For example, you can have one VM for all your work apps and another for the remaining use cases.

Regarding the things brewing in Redmond I am looking forward to how Windows 10X will turn out to be.

What’s brewing in Redmond, and how is Microsoft going to get old legacy apps to play along with it?

Windows 10X has sandboxes for everything, there are no exceptions.

This is a path that started when people voted against UWP, then they went the other way around, bringing the UWP sandbox model to Win32.

First there was Desktop Bridge where Win32 apps would run sandboxed, but with full trust. Then came the MSIX package format that would apply a bit more of sandboxing and less trust than Desktop Bridge introduced.

Now with Windows 10X they are building on top of the picoprocesses that came from Project Drawbridge and were used in WSL 1 to wrap each Win32 application into its own little world.

It is only a matter of time until this expands to other SKUs.

As for the legacy applications, I guess just like with those stuck in Windows XP, either adopt the future or stay behind.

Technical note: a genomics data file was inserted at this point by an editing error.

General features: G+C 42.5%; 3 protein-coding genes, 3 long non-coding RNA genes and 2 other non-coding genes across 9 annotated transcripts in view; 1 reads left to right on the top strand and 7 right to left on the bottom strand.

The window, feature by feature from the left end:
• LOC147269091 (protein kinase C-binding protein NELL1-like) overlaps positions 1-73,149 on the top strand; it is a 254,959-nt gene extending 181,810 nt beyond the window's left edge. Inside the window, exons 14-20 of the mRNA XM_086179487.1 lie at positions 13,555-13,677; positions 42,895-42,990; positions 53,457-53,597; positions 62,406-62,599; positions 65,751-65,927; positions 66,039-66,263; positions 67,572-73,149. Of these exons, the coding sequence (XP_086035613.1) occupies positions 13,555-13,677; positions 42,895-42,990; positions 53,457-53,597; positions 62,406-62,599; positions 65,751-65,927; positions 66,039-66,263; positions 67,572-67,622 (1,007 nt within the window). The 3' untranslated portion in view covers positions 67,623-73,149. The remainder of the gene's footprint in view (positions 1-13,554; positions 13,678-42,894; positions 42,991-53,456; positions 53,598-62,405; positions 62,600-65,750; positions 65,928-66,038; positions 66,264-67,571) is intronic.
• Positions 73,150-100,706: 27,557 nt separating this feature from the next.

> As for the legacy applications, I guess just like with those stuck in Windows XP, either adopt the future or stay behind.

I have a very strong feeling that it will be Windows 10X that will be "left behind". The entire point of using Windows nowadays is to be able to use existing Windows applications.

I don't think so, given I have been following the evolution of Windows sandbox model for a decade now.

Every time there were any issues, it was dealt with one step back two forward tactic.

That tactic only works for as long as nothing breaks. So far the stuff Windows introduced for better security (ie. UAC) very rarely break things both by trying to emulate the older behavior (ie. UAC tries to virtualize writes to Program Files older programs do) and by allowing you to bypass it and just let the program do what it wants (run as Admin, compatibility flags in registry/settings in shortcut, etc). Even when that isn't possible there are often workarounds to make things work.

In general i'm very confident i can make any older program or game for Windows to run on modern Windows 10 - usually with minor tweaks.

If Microsoft breaks this, i'm certain they'll completely misunderstand why people keep using Windows.

> If I were to make a list of the main apps people buy Macs to run, it's pretty much the same list.

That is exactly the point. The apps you listed are used in tons of corporate environments and fairly well vetted, usually with bug bounty programs or full time security teams backing them. It's the smaller one-off apps that people aren't putting eyes on regularly that get sandboxed.

To me, that's the absolute worst possible outcome: All of the important software use cases become owned by the existing players forever, because no other competitor can gain traction without Apple's marketing help by being in the App Store, but then they can't become powerful enough to truly compete with the big players by being outside the sandbox.